I answer a lot of questions on Quora. Many of those questions are about automotive things that may be of interest to CarNewsCafe readers. Like this one.

Why do car companies make a new model every year?

My Answer: Model years are mostly a convention rather than an indication of anything new. Before the 1940s, most vehicles were introduced with a model name (e.g. the Ford Model A) and when they were significantly upgraded, a new model name was given to the vehicle (ala Model T).

During the golden age of automotive in the 1950s, automakers would literally re-design nearly all of their models every single year, so re-branding a model name became a problem and many buyers were loyal to a specific model name (e.g. the Chevrolet Bel Air). So makes would add a model year to the vehicle’s name instead.

Today, most designs are fully revamped every 5–8 years, depending on the model, with a “refresh” happening somewhere in the middle of that (usually year 3 or 4).

The model year designation does have the advantage of marking the vehicle for parts and repair purposes. Some minor changes, compliance upgrades, or recall changes are made during or between model years and those are more easily designated with the model year note. For example, I once owned a Corolla whose model year was the year that Toyota changed the size of the oil filter. Looking for one inside that “generation” of the car/engine would mean finding any of three different sizes as they were changed during the model’s evolution.

Timelines for automotive makes generally go like this:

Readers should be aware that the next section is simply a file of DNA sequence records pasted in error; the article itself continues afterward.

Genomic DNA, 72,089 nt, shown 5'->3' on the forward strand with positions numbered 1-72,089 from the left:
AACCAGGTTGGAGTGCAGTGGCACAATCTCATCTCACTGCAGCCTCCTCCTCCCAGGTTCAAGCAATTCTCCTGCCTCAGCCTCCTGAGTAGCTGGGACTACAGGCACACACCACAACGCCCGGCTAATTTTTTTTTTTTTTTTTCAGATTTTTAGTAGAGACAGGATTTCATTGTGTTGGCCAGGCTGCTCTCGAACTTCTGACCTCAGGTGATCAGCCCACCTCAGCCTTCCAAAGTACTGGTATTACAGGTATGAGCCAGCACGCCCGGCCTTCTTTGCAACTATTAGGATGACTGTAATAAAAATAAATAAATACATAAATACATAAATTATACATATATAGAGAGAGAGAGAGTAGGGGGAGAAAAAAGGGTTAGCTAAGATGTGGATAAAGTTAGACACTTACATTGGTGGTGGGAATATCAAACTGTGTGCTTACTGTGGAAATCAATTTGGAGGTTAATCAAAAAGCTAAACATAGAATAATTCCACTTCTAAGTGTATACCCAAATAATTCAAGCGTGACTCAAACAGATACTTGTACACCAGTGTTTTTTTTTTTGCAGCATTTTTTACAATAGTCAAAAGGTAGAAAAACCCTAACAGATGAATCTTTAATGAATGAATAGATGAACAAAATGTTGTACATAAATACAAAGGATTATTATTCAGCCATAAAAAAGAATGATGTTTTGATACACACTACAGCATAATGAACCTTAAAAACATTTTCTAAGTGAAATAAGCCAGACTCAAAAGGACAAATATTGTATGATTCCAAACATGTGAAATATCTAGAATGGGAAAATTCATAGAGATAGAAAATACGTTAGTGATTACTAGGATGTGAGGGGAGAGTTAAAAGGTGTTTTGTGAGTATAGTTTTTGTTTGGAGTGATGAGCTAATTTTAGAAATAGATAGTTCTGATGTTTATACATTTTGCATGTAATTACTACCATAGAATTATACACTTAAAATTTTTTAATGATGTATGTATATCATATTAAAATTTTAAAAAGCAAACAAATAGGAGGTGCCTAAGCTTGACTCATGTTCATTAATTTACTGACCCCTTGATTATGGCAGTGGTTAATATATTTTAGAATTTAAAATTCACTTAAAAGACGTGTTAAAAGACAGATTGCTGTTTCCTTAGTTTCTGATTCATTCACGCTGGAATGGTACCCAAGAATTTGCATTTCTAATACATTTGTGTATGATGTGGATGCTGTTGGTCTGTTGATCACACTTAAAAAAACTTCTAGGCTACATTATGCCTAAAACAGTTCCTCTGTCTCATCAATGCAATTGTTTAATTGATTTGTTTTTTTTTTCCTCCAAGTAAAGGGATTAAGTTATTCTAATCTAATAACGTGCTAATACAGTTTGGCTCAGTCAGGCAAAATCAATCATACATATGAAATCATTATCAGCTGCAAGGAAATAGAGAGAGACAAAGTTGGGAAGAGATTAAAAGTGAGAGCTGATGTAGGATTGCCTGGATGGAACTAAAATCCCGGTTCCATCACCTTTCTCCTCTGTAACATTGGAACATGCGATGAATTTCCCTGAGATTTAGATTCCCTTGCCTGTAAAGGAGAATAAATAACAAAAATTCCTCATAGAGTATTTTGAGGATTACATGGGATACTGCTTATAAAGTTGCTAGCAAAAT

• Year 1 – Model is introduced as “all-new.”
  • Year 2 – Model sees only minor changes from its introduction, likely due to what was learned after the first year of real-world use.
  • Year 3 – Model sees a light refresh with some changes to the front fascia plastics (lights, grille, etc) and rear plastics (bumper cover, etc). Today’s models also often see technology upgrades, including some previously optional items becoming standard in order to boost the vehicle’s value perception.
  • Year 4 – Either no significant changes or some minor changes to interior items and technology (as above).
  • Year 5 – No significant changes, but the vehicle is likely to be heavily incentivized at the dealership to push sales.
  • Year 6 – More incentivization as a new model is announced for the next year.
  • Year 7/1 – Model is completely revamped and is now touted as “all-new.”
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An automotive enthusiast for most of his adult life, Aaron has worked in and around the industry in many ways. He is an accredited member of the Rocky Mountain Automotive Press (RMAP), the Midwest Automotive Media Association (MAMA), and freelances as a writer and journalist around the Web and in print. You can find his portfolio at AaronOnAutos.com.

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